Brand whitespace is engagement space

Brand whitespace flows from the brand context that we create for, and around, customers. It forms the “engagement space” of the brand, where customer potential meets brand potential. The larger the brand whitespace, the more freedom the customer has to interact with the brand, to do something proactive with it, and to extend it. With this customer freedom, brand whitespace helps us create customers who can add value back to the brand.

Breathing room

You can think of brand whitespace as the breathing room of a brand. Creative brands offer lots of whitespace because they want the customer to be creative, too. Brand whitespace is that blast of fresh, bracing air that customers inhale in the presence of your brand programs. The more nourishing that atmosphere the more sustaining the brand engagement, and the more new life customers can breathe back into the brand.

Why brand whitespace matters

Brands suffer when they fail to create sufficient whitespace for customers. This can occur when a brand tries to impose a belief system from above, using campaigns of messaging, theatrics and special effects. Such an approach can choke the customer out of the brand. Without whitespace the brand becomes a series of pronouncements about itself: one-dimensional, top-heavy, closed, cloistered and stale. With no space of their own, customers can’t freely interact with the brand or with each other. With a diminished air supply they become passive and dull. The brand itself eventually withers to doctrine and drill, kept alive only by inertia.

Brand whitespace is interaction space

Brand whitespace is brand interaction space. It is where the brand and the customer join to advance their mutual agenda. Brands, of course, are a two-way street. An airy brand whitespace can transform that street from a cramped, one-way alley into a bustling two-way thoroughfare, opening the gates to ideas, insights, innovations and emotions. The more freedom that the whitespace affords the customer, the more the customer can interact with the company, the brand, and other customers to generate new forms of brand value.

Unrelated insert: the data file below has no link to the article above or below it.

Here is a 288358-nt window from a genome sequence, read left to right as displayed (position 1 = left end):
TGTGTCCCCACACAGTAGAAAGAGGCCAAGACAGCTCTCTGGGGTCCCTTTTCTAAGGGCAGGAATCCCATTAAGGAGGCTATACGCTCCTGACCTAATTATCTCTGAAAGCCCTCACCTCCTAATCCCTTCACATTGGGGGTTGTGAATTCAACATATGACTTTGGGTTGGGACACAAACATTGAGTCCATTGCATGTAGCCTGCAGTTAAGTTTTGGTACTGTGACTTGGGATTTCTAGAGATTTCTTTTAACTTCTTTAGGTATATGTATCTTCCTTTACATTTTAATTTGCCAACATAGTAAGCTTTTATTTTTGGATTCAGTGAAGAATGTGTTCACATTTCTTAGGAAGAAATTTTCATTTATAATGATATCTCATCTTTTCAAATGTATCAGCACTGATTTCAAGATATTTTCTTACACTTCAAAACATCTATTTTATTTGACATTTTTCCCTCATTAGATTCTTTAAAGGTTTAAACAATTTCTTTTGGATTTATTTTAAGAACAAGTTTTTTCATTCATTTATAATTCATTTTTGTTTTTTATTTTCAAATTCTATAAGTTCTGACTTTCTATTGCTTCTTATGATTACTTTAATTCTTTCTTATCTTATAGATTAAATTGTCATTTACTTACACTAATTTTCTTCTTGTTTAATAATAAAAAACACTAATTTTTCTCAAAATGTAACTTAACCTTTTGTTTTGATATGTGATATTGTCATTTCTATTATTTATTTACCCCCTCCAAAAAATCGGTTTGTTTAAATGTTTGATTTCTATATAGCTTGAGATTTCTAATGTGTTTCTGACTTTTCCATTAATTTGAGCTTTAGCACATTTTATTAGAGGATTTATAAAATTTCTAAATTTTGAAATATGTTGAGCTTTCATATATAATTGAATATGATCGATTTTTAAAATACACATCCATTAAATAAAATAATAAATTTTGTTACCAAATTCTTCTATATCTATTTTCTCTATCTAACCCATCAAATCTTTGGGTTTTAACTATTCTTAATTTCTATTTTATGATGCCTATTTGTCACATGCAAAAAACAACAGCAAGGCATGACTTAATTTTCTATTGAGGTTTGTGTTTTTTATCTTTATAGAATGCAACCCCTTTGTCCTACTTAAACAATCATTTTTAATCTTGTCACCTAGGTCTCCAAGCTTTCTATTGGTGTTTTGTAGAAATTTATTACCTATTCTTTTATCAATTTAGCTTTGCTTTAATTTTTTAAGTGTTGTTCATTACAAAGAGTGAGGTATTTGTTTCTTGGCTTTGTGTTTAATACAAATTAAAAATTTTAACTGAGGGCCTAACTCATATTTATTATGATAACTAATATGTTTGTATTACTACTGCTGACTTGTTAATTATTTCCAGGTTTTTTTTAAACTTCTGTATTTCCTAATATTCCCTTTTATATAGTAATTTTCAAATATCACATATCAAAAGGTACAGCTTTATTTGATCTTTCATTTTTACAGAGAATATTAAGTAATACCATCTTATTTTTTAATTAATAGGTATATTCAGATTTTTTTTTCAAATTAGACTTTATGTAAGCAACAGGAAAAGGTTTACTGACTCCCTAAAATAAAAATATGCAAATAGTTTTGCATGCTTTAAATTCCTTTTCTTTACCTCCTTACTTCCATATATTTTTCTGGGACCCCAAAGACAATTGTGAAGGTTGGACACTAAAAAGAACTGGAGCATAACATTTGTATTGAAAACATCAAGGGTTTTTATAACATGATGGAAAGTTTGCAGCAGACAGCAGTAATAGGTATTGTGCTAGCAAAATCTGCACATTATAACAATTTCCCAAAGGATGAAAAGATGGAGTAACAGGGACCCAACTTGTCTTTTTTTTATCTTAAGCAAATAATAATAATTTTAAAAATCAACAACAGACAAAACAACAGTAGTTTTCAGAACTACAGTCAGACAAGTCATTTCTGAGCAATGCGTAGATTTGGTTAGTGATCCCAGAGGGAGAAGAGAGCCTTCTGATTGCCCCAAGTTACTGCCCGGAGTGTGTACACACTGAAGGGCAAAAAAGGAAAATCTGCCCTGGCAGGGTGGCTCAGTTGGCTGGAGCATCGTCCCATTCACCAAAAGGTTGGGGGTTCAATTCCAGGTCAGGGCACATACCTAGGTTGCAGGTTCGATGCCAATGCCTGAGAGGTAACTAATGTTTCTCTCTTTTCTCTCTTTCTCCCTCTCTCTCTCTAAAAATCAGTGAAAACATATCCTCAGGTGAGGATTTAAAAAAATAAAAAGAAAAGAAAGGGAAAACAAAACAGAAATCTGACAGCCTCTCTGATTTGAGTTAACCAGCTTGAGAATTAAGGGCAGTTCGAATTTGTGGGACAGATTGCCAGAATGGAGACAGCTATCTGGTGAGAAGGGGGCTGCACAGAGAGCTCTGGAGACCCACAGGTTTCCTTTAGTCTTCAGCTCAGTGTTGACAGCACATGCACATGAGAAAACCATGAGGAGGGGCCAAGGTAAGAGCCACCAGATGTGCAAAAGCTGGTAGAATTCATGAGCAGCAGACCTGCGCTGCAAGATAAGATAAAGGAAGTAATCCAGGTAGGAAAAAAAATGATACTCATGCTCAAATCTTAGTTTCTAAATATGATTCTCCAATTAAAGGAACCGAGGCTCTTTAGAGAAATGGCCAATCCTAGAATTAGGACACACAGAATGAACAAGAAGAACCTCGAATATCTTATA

Brand whitespace is collaboration space

We design brand whitespace as a context of collaboration and joint discovery. It’s an open work space where the customer and the brand join forces. This is a space of partners, and of equals. The more stimulating the brand whitespace that you provide, the more your customers are free to grow in new directions, taking your brands with them into potential new markets.

Brand whitespace is innovation space

We need brand whitespace so our brands can fully benefit from the initiative and innovation of the customers we create. In this context, brand whitespace is the customer’s opportunity space, mediated by the brand. I like to think of it as a virtual sandbox, where the brand and the customer are free to experiment, explore, prototype and iterate.

Brand whitespace helps advance the customer

Brand whitespace is customer growth space. It helps advance your customers beyond the reach of competitors. In the process it helps transform customers from lowly marketing “targets” to a living brand resources with value-adding potential. By giving customers the freedom to maneuver in the context of the brand, the brand can elevate customers from passive “consumers” to active brand participants and partners.

The brand goal here is twofold: 1) leverage customer insight and initiative to create new forms of value that competitors can’t match; 2) let customers take the brand into new markets where competitors can’t follow.

From a brand perspective, your customers are your greatest competitive weapon. Creating a stimulating whitespace is one way to build out your competitive arsenal.

The measure of brand whitespace

The measure of brand whitespace lies in the degrees of freedom that the brand makes available to customers, within the brand context. These can stem from the company, the product, the brand and the customer. On an axis, the low end of whitespace would be propaganda, and the high end would be partnership.

How to create brand whitespace

How do we create the brand whitespace that both brands and customers need? The answer will differ with every brand, but here are some general guidelines:

  1. Understand that your brand is a method for creating customer value. Brand whitespace is one of your premier tools. It’s a new context of freedom that you deliver.
  2. Your brand whitespace will determine how freely your customers interact and interoperate with your brand. The greater the freedom your brand confers, the greater your potential brand drive from below.
  3. Conceive your brand as a shared innovation platform with customers. Brand whitespace forms an innovation sandbox where you and customers can tinker.